Watching Anthony Burdain eat an array of unique dishes in Egypt is certain to make anyone hungry and extremely jealous of him in the best way possible. I’m sure everyone right now would love to be in a foreign country having a delicious meal they wouldn’t get anywhere else. Seeing him have such an array of food had me reminiscing on all the delicious meals I’ve had during visits to other places. While I would give anything right now to have some cochinillo in Segovia or bratwurst in Berlin, my mind can’t stop thinking about the exquisite food I had at a random restaurant in DC. A couple of days before starting college, I met up with a friend who lives near DC before she left for college in New York. She found a Spanish tapas restaurant called Estadio, which neither of us had heard before but we decided to try out anyway. It was probably the best decision of our entire lives. We didn’t realize it was a tapas place, so we accidentally ordered one dish each. Not only did I make a fool of myself by trying to order a drink and then realizing I wasn’t of age (where I come from it is legal to drink if you’re over 18), she was extremely confused by our small order. I had the garlic shrimp and my friend had grilled calamari, which were both extremely delicious. While we were shocked to see such small plates come back, which we had already been warned about, we still enjoyed them more than anything. After finishing our seafood, both of us decided we wanted to try more things. Still not following the “rules” of a tapas restaurant, which is to order dishes for the table and share them, we both got the exact same thing: a classic Spanish bocadillo, which is just a sandwich with Serrano ham and Manchego cheese. Once again, even though it was a simple sandwich, it tasted like nothing we had ever had before. I’m a huge chocolate lover and dessert person, so I had my eye on the flourless chocolate cake served with caramel ice cream. I’m normally not a fan of caramel, but the way it paired with the chocolate-ness of the cake made it perfect. It was so good, both of us still constantly think about it. The cake had us wanting even more, so we ended up ordering another piece, which may seem extreme, but it was completely worth it. While we left completely full and with a “food baby”, we didn’t regret a thing. To this day, it is still one of my favorite meals I’ve had not only during my time in DC but in general. If I had pictures of what we had I’d include them, but we were too captivated by our meals to even think of photographing them. I may be overselling this place because I’m extremely hungry right now, but it was still an amazing meal we both still think of more than a year later.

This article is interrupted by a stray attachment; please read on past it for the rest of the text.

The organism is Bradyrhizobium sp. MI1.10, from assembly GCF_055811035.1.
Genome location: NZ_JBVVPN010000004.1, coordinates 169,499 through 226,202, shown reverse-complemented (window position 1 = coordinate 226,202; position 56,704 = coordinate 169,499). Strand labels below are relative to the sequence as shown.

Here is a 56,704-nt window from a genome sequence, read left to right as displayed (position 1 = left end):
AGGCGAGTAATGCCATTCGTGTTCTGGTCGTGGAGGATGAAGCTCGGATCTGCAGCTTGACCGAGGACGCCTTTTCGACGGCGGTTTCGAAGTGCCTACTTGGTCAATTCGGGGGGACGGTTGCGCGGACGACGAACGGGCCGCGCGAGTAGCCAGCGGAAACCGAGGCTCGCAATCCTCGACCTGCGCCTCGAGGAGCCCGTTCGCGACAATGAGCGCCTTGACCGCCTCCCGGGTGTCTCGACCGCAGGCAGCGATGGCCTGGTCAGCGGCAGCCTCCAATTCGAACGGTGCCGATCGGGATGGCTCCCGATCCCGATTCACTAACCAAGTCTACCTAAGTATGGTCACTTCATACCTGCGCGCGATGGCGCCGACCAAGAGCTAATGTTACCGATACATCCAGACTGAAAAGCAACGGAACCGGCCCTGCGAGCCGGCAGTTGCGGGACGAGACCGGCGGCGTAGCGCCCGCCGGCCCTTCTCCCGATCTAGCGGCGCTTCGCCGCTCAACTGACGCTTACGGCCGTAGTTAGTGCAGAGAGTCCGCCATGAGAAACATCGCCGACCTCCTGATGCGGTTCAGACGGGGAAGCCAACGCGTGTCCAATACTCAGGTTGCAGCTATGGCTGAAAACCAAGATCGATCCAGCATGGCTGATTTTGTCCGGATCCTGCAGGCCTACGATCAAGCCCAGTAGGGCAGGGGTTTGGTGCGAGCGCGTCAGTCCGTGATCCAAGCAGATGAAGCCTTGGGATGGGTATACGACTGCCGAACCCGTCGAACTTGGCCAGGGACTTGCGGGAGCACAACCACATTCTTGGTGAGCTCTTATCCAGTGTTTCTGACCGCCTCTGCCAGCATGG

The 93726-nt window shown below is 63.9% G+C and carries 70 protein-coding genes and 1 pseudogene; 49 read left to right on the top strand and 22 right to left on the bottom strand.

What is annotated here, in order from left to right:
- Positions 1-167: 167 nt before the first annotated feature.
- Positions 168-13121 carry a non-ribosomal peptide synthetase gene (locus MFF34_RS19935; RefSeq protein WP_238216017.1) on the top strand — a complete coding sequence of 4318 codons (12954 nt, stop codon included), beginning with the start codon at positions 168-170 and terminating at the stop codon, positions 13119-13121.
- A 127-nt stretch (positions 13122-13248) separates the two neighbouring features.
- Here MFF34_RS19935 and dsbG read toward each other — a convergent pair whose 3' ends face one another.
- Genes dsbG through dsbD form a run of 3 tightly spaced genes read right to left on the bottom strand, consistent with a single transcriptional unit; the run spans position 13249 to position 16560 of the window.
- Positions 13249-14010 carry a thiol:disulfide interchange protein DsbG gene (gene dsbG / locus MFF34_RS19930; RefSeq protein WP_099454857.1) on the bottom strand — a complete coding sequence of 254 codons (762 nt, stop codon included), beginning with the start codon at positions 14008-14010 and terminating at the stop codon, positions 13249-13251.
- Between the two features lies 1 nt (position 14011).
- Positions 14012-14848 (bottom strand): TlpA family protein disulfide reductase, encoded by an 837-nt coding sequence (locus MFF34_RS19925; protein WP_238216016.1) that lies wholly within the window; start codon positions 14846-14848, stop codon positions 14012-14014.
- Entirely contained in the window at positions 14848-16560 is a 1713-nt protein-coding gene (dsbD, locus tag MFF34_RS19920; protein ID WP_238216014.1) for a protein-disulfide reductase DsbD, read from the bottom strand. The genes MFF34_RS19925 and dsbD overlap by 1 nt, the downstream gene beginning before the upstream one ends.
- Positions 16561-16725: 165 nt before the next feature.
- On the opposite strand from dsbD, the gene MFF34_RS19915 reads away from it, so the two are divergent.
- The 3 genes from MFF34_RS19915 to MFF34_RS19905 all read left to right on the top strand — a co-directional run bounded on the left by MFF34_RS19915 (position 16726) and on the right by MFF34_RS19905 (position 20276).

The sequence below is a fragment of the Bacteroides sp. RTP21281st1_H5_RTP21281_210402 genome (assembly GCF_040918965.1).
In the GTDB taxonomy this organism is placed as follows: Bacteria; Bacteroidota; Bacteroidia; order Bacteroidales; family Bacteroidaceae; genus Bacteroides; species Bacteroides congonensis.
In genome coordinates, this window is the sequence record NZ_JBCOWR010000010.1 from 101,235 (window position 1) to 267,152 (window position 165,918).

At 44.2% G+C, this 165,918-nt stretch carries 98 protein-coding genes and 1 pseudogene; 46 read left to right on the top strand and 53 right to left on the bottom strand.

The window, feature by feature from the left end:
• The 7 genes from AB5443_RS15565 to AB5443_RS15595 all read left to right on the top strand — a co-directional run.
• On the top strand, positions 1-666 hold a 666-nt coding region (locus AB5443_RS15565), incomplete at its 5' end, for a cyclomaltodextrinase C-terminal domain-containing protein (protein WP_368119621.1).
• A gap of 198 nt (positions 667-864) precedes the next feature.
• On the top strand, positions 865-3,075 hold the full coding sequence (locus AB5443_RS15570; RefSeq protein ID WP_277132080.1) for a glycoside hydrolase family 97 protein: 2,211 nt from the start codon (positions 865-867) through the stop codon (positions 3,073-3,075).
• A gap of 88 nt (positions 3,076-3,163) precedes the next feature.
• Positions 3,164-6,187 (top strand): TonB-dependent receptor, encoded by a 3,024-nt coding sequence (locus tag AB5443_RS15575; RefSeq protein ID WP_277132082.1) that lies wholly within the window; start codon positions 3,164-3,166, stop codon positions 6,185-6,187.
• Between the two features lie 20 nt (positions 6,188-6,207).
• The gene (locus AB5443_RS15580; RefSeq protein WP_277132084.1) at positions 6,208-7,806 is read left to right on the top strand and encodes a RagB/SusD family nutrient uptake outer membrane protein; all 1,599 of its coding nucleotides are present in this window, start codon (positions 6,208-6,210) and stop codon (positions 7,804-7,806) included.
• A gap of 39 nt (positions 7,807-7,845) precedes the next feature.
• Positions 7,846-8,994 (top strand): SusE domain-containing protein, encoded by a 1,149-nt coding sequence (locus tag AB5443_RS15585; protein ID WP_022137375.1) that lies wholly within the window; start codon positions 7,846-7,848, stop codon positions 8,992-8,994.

Paula I Arraiza

Portrayal of Women and Men in Advertisement

Progym: Comparison